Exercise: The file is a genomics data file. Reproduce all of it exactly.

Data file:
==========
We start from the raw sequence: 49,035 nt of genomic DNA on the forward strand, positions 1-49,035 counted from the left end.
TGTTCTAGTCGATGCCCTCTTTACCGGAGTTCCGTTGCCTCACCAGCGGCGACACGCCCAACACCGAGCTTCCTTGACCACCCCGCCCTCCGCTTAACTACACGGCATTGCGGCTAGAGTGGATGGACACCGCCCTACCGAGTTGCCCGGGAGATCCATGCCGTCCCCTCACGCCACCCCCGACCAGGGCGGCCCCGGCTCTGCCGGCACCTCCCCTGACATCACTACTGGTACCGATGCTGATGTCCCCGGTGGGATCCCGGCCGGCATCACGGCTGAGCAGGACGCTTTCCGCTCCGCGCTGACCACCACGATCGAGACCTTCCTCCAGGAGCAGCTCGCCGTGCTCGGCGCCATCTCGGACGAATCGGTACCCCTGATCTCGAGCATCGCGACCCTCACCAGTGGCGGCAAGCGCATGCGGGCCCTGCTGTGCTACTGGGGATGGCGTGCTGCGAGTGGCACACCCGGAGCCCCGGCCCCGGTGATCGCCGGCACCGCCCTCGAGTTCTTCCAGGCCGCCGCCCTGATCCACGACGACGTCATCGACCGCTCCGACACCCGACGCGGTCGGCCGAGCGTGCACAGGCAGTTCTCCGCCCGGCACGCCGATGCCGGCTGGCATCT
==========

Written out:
We start from the raw sequence: 49,035 nt of genomic DNA on the forward strand, positions 1-49,035 counted from the left end.
TGTTCTAGTCGATGCCCTCTTTACCGGAGTTCCGTTGCCTCACCAGCGGCGACACGCCCAACACCGAGCTTCCTTGACCACCCCGCCCTCCGCTTAACTACACGGCATTGCGGCTAGAGTGGATGGACACCGCCCTACCGAGTTGCCCGGGAGATCCATGCCGTCCCCTCACGCCACCCCCGACCAGGGCGGCCCCGGCTCTGCCGGCACCTCCCCTGACATCACTACTGGTACCGATGCTGATGTCCCCGGTGGGATCCCGGCCGGCATCACGGCTGAGCAGGACGCTTTCCGCTCCGCGCTGACCACCACGATCGAGACCTTCCTCCAGGAGCAGCTCGCCGTGCTCGGCGCCATCTCGGACGAATCGGTACCCCTGATCTCGAGCATCGCGACCCTCACCAGTGGCGGCAAGCGCATGCGGGCCCTGCTGTGCTACTGGGGATGGCGTGCTGCGAGTGGCACACCCGGAGCCCCGGCCCCGGTGATCGCCGGCACCGCCCTCGAGTTCTTCCAGGCCGCCGCCCTGATCCACGACGACGTCATCGACCGCTCCGACACCCGACGCGGTCGGCCGAGCGTGCACAGGCAGTTCTCCGCCCGGCACGCCGATGCCGGCTGGCATCT